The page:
Palestinian President Mahmoud Abbas rejected US President Donald Trump’s peace plan on Tuesday during a meeting of the UN Security Council, but withheld a resolution urging the UN’s rejection of it.
UN Secretary-General Antonio Guterres opened the Security Council meeting saying increased instability in Yemen, Syria and Libya “underscores a need for a political solution to the Israeli-Palestinian conflict, which has lasted far too long and which remains crucial for sustainable peace in the Middle East.”
Saying he endorses a “two-state solution,” Guterres urged Palestinians and Israelis to reach an agreement “which the international community can support.”
Nickolay Mladenov, the UN’s special coordinator for the Middle East peace process, gave an update on reaction to the Trump plan, noting opposition from Abbas, the Arab League and the Organization of Islamic Cooperation.
Although he said the plan received support from Israel’s government, Mladenov added that the EU high representative said Trump’s plan “departs from international agreed parameters,” while African Union member states “also rejected the proposal at their recent summit.”
Abbas later addressed the Security Council, saying Trump’s plan “violates UN resolutions” and annuls the Palestinians’ right to self-determination while legitimizing illegal Israeli settlements and the illegal annexation of occupied Palestinian land.
The Palestinian leader held up a map of the US proposal for a fragmented Palestinian state and said: “It’s like a Swiss cheese really.”
Abbas urged the international community to reject “an Israeli-American pre-emptive plan in order to put an end to the question of Palestine.”
He called for the convening of an international conference “to bring real peace between the Palestinians and Israel.”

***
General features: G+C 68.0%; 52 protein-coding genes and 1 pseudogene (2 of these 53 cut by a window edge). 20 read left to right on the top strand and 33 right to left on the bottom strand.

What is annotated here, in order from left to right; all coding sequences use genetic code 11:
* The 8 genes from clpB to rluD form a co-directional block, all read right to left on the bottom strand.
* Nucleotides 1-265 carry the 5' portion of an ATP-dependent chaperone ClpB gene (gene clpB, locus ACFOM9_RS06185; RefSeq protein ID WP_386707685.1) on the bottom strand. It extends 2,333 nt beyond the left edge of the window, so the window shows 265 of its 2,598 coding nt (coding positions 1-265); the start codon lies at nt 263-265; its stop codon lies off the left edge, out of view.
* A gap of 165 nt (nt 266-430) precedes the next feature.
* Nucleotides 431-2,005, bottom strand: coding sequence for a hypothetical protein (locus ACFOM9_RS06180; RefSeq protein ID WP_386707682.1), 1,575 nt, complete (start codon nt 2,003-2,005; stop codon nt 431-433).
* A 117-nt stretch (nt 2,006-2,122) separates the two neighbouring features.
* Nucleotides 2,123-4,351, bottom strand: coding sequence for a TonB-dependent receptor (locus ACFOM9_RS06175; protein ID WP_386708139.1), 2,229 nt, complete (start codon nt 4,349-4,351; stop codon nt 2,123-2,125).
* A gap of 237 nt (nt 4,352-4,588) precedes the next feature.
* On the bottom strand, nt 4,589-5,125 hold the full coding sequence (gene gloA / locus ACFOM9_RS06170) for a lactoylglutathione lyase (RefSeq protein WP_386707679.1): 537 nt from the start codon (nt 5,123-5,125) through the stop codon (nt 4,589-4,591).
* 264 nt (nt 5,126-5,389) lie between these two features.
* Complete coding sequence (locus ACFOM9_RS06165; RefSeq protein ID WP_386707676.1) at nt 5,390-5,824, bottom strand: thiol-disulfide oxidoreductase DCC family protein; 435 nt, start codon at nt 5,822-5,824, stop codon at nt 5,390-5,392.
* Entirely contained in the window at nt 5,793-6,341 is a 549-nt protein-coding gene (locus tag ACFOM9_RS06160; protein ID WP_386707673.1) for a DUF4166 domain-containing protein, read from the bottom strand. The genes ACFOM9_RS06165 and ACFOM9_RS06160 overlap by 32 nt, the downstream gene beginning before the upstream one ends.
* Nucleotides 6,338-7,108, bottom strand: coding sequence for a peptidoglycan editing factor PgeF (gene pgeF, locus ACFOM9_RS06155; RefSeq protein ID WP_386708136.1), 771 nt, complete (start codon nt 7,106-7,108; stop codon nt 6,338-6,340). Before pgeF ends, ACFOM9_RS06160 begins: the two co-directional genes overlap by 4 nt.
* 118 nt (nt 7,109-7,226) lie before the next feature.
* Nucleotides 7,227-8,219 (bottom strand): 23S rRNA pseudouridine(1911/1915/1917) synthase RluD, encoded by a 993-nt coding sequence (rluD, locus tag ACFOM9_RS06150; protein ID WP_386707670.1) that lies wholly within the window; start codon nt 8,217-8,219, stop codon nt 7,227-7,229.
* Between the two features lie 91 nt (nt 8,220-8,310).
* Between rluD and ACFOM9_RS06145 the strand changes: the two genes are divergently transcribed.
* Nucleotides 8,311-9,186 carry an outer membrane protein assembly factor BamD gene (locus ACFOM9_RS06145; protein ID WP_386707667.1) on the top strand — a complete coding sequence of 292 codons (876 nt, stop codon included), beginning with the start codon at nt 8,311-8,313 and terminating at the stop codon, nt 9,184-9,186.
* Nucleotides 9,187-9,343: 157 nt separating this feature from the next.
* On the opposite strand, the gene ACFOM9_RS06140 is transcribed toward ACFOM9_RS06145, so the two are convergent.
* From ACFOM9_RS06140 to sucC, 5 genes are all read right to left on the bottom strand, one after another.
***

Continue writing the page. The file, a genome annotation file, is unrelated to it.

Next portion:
A resolution was expected to have been introduced denouncing the plan, but that did not happen, leading observers to speculate that the Palestinians did not believe they could get past an almost certain US veto.
The failure to introduce a resolution prompted a positive reaction from the White House. A senior US official, who asked not to be identified, called the anticipated resolution “polarizing” and said “the old ways of doing things is over” at the UN.
“For the first time on the Israeli-Palestinian issue, the (Security) Council was willing to think outside the conventional box and not reflexively fall back on the calcified Palestinian position, which has only allowed the failed status quo to continue,” the White House official said.
“We’re optimistic that countries are keeping an open mind with regard to our Vision for Peace, and are willing to have an honest and open discussion on it as a possible basis to restart negotiations for a realistic two-state solution,” the official added.
“As we’ve said all along, our plan is the start of a process, not the end. We hope the Palestinians will take advantage of the opportunity to move the ball forward.”